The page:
The Australian passport is the most expensive travel document in the world but is far from being the most powerful.
Aussies wanting to renew their passports will pay $325 – $60 more than Mexicans who have the second most expensive passport ($240), according to new research from international insurance firm William Russell,
Aussies pay eight times more for their passport than people living in the Czech Republic, whose travel document costs just $40 and is the cheapest in the world.
Australia’s Department of Foreign Affairs and Trade (DFAT) has defended the cost of the passport, saying it was difficult to make comparisons as foreign passport fees are calculated differently.
In a statement a spokesperson for DFAT said the Australian passport was “respected internationally as a high-quality travel document”.
“That’s a key reason why Australians receive visa-free travel to many countries — a practical benefit for many travelling Australians,” the spokesperson said.
“Our Australian passport has a high level of technological sophistication, backed by rigorous anti-fraud measures, which ensures its integrity.”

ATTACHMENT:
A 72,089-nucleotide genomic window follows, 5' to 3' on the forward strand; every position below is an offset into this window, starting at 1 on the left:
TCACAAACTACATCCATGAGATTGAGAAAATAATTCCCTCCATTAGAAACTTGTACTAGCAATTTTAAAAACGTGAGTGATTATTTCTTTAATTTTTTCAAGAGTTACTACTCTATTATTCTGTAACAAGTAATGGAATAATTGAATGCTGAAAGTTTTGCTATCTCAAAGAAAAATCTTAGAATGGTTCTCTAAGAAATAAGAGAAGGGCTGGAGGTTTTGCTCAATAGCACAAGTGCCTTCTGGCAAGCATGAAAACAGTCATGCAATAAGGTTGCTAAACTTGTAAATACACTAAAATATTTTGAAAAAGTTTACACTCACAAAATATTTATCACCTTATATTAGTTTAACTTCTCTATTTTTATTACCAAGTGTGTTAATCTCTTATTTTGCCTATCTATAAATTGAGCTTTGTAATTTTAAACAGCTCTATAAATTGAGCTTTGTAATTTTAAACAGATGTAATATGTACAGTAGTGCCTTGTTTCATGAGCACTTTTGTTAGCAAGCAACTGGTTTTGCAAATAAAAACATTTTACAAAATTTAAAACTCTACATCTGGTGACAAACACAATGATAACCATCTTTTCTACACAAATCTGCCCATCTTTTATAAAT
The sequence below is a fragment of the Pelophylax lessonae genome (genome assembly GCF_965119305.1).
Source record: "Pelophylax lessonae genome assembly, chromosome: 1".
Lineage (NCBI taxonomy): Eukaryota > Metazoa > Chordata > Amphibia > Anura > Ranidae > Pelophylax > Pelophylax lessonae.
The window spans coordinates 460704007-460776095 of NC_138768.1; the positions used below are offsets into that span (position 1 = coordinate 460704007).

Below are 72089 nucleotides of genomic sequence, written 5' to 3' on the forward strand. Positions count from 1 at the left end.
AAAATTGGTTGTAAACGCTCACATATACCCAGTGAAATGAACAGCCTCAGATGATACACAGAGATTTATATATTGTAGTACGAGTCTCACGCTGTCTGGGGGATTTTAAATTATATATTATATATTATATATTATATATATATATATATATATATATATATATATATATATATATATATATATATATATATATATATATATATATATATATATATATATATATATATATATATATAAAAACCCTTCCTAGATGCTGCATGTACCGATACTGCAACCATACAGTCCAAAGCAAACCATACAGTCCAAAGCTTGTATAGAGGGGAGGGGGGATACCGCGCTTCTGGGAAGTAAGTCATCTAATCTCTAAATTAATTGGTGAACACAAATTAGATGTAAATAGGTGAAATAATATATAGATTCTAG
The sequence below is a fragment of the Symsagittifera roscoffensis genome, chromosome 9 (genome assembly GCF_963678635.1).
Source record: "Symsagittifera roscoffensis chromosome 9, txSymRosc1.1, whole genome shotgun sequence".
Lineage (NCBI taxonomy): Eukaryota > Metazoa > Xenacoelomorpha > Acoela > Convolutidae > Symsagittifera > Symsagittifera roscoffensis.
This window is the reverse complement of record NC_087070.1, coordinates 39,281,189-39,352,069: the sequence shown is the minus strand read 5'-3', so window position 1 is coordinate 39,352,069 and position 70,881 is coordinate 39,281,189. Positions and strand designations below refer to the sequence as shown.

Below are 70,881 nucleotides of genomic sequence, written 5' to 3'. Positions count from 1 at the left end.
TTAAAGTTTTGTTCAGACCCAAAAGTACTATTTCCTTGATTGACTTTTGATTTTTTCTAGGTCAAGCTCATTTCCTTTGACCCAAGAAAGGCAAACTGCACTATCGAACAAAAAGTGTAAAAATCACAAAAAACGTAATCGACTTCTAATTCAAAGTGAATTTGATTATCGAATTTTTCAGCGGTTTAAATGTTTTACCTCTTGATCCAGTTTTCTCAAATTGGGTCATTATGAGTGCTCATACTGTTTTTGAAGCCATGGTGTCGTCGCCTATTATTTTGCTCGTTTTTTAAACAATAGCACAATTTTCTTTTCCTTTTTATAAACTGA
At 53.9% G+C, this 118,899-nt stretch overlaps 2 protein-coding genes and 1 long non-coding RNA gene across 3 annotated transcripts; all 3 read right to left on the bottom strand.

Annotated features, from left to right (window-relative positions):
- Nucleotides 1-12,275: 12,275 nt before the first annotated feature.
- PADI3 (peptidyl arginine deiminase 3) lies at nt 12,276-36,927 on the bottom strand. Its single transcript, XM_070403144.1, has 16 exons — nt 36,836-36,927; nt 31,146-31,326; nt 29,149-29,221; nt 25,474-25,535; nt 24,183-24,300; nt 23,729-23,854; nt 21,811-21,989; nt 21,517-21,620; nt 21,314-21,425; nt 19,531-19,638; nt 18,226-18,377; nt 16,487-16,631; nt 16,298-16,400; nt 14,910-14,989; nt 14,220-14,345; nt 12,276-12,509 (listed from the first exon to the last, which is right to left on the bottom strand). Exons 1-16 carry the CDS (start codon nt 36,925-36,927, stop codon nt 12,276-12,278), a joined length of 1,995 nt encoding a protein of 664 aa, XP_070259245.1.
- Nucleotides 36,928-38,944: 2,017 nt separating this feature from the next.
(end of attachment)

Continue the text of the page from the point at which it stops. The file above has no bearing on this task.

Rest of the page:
DFAT unveiled its new “hi-tech” Aussie R-Series passport earlier this year, complete with a data chip, hidden images printed in invisible ink and a tribute to the late Queen.
But even with its new savvy features the Australian passport is far from the world’s most powerful.
Twenty-two countries have more powerful passports than Australia, according to the latest Henley Passport Index.
Canadian and Greek passports allow their citizens to enjoy the same amount of visa-free travel to 186 countries, but cost significantly less at $190 and $150 respectively.
The Japanese passport was placed first on the index for the sixth year in a row, and costs just $170.
There is some good news, however, for those in the market for a fresh Aussie passport.
DFAT reported that wait times for new passports have finally stabilised after the chaos of last year. Demand for new passports is at a record high, the department said, but “99 per cent of routine passport applications (are now) being processed within 10 business days”.
“Australians should continue to plan ahead and allow at least six weeks to apply for, or renew, their passport,” a DFAT spokesperson told the Courier Mail.
“Wait times may be longer when applying for children’s passport due to the requirement for additional identification checks.”